The Red Sox were rightly considered a winner on deadline day for acquiring big-time hitter
For the first time in nearly four months, the most successful team this decade isn't in a playoff position to start the day. After losing two out of three games to the upstart Rangers in Texas this weekend, Boston is in unfamiliar territory -- a half-game out of the wild card.
The Red Sox's recent trouble also may have left them wondering what might have been. Boston made major bids for superstar pitchers
But since that deadline whirlwind, there have been few highlights for the Red Sox. Boston is 6-9 this month and 12-17 since the All-Star break, and is now in a fight to make the playoffs. The rival Yankees are too far in first (7 1/2 games) to be a concern. The Rangers are the real competition now, and Texas' 7-2 record against the Red Sox gives them additional reason to doubt themselves.
Boston looks as vulnerable today as at any point since 2006.
The Red Sox aren't hitting in the clutch lately (they were 0 for 10 with runners in scoring position the last two games in Texas), or hitting very much at all. Before the All-Star break the Red Sox were hitting .281 with runners in scoring position (third-best in the AL). But since the break, they're hitting .233 (13th in the AL). Not only that, but their rotation -- once considered the deepest in baseball -- looks awfully thin now beyond stars
"The second half has been a struggle for us," Red Sox GM
They should still have the pieces to do it, even if
The Red Sox have a deep system, which allowed them to acquire Martinez and try hard for Halladay, Hernandez and Gonzalez. But the new reliance on kids makes them no different than the Rangers, except that the Rangers' kids are outperforming Boston's kids (and everyone else's) right now.
The Red Sox's rotation is a particular concern, but their hitting needs help, too. The lineup that produced the third-most runs in the first half, behind only the division rival Yankees and Rays, is tied for 16th since the break.
It's no wonder that Boston made bold plays for superstars Halladay, Hernandez and Gonzalez. The Red Sox probably knew there could be trouble ahead.
Boston is thought to have offered a five-prospect package of Buchholz,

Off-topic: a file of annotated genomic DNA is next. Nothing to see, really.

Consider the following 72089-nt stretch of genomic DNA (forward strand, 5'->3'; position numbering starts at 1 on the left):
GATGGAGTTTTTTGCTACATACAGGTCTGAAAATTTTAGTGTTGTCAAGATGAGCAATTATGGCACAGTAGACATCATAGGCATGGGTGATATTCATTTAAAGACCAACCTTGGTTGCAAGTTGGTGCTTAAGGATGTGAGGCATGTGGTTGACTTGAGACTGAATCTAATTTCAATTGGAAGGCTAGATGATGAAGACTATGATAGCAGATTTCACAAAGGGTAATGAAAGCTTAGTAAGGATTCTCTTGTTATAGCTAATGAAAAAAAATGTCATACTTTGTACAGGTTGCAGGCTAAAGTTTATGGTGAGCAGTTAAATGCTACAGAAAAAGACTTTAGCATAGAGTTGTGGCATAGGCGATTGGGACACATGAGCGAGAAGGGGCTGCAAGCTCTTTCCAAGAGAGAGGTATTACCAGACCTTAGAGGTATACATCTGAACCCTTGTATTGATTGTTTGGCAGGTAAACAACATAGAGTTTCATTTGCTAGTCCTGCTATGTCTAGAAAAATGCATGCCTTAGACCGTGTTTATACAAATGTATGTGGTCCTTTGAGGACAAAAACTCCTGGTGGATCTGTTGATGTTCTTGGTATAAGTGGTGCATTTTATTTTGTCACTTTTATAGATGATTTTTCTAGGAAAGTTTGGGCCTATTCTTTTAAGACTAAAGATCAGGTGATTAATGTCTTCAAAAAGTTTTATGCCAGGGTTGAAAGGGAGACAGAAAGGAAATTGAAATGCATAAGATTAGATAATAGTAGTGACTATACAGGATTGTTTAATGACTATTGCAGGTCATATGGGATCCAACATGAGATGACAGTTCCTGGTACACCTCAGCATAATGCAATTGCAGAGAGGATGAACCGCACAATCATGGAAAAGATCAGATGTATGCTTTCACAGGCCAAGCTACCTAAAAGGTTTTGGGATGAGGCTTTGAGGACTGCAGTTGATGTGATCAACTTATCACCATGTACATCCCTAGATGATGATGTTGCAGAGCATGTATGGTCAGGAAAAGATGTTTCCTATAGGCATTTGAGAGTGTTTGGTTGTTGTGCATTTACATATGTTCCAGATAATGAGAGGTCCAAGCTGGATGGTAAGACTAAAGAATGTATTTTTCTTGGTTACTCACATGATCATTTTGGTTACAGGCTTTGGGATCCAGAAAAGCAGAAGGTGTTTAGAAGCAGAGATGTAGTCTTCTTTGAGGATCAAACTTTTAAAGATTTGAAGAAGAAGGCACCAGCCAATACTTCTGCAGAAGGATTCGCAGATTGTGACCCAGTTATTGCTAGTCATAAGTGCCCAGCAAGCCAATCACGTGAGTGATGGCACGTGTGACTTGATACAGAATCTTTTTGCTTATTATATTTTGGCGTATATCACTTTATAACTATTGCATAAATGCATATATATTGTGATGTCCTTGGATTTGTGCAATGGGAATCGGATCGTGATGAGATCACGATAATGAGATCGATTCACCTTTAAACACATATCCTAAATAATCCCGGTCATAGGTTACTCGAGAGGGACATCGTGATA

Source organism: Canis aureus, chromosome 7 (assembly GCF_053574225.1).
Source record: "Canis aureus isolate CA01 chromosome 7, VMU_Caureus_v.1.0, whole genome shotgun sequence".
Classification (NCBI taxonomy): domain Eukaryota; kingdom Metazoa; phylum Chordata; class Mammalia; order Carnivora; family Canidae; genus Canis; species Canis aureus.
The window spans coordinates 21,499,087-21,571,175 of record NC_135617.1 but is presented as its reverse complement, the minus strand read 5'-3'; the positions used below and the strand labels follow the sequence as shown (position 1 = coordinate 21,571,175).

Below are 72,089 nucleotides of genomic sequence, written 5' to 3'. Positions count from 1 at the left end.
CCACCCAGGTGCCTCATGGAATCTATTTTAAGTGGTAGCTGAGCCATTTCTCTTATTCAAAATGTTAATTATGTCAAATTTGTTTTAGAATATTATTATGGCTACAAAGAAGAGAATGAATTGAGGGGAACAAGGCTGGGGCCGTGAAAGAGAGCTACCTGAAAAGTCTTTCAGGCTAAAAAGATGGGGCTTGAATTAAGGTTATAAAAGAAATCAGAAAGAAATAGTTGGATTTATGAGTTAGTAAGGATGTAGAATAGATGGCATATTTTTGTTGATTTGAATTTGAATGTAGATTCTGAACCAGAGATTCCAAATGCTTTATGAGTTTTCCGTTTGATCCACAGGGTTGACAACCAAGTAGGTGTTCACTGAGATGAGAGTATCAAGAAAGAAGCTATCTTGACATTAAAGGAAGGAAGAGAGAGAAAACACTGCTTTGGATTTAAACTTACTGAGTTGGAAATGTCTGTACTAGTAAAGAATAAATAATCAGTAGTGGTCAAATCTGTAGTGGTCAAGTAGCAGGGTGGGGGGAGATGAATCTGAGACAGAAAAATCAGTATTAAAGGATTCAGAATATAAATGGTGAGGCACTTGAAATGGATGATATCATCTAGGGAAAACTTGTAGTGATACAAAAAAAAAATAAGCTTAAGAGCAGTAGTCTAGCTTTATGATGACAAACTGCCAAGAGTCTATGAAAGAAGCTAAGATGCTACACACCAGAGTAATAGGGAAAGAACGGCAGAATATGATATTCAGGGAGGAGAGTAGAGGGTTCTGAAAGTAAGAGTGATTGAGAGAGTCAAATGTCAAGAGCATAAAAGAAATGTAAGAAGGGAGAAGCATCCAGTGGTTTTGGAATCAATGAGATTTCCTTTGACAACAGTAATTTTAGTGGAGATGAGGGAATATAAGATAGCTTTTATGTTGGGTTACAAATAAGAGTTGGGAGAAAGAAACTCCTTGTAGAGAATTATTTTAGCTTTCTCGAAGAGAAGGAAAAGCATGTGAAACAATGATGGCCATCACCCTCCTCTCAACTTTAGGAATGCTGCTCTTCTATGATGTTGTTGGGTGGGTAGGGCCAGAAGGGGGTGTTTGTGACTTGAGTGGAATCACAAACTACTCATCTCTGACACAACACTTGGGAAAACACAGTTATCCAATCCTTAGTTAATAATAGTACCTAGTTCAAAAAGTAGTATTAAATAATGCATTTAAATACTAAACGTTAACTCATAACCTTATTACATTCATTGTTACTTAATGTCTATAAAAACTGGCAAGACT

The offer for Halladay was plenty strong, though Jays GM
It turns out the Red Sox were wise to disregard their quick start (they were 20 games over at the break), realize they needed help and go into deadline day hoping to land a big pitcher and big hitter. And they gave what appears to be a valiant shot. But Epstein, who's rarely received criticism in a success-filled career that includes two World Series titles, has heard the knock that he got distracted or derailed for spending so much time on unattainable players like Halladay, Hernandez and Gonzalez. One of Epstein's colleagues called that accusation "absurd." (Epstein declined comment.)
Their multiple pursuits at midyear still didn't prevent them from landing Martinez, a worthy second choice to Gonzalez who may actually be a better fit for them because of his versatility. Martinez, incidentally, is doing slightly better with Boston (he's hitting .311 and slugging .508 with the Red Sox, compared to .284 and .464 with the Indians).
The Red Sox shot high this winter, as well, trying hard to land
When Teixeira went to the Yankees, Boston tried to spread some money around. But there was no good chance to target $170 mil elsewhere and they wound up instead spending close to the $10 million difference, taking relative flyers on the Cooperstown-bound
A mega deal for Halladay or Hernandez could have given them an unbeatable trio at the top of the rotation and sparked the franchise. It was worth trying for them. But now, after none of those big deals worked, the Red Sox are in a real fight for October.
The Nationals say they have offered a record bonus at or north of $12 million (the record is $10.5 million for
As a free agent, Strasburg would be worth $50 million or more. But there's a strong feeling in management circles that players need to prove themselves at the big-league level before getting the really big bucks, and Kasten isn't the type to change that belief. The Nats failed to sign their 2008 first-round pick,
While the Nats are offering a contract above Prior's record deal, Strasburg's agent
Of course, it's Strasburg's call in the end. And it takes a rare amateur player to turn down a seven-figure offer (or in this case, an eight-figure offer).
So far, though, there has been little indication of any progress at all in the Strasburg talks, the most anticipated in years, with the midnight Monday deadline looming. Of course, these big-ticket amateur signing almost always go right down to the deadline. The vast majority of first-round picks are expected to sign on deadline day Monday, but it doesn't look great for a Strasburg deal now.
Some are pooh-poohing Kasten's assessment. But there is every reason to believe there's real concern that a deal will get done here.
• Smoltz could be released today. It's tough to trade a pitcher with an 8.32 ERA and plenty of roster bonuses, even a Hall of Fame player. The Dodgers, Cardinals, Marlins and Rangers are among teams said to have some interest in him. One scout said he'd be "better off going to the National League."
• The Brewers offered nothing beyond taking the $2.5 million remaining on
• Baseball people still believe the Nats' GM job is going to come down to acting GM
• There still appears a decent chance Toronto will make a change at general manager. While Ricciardi kick-started the rebuilding process by unloading the contract of
• The reason the Rangers gave up on
• Meanwhile, Rangers pitching coach
• Hard to believe the Reds -- who play in hitter friendly Great America Ballpark -- have the lowest OPS (.694) in baseball. Yes, even lower than that of the Giants.
• Congrats to baseball aficionado and twitter friend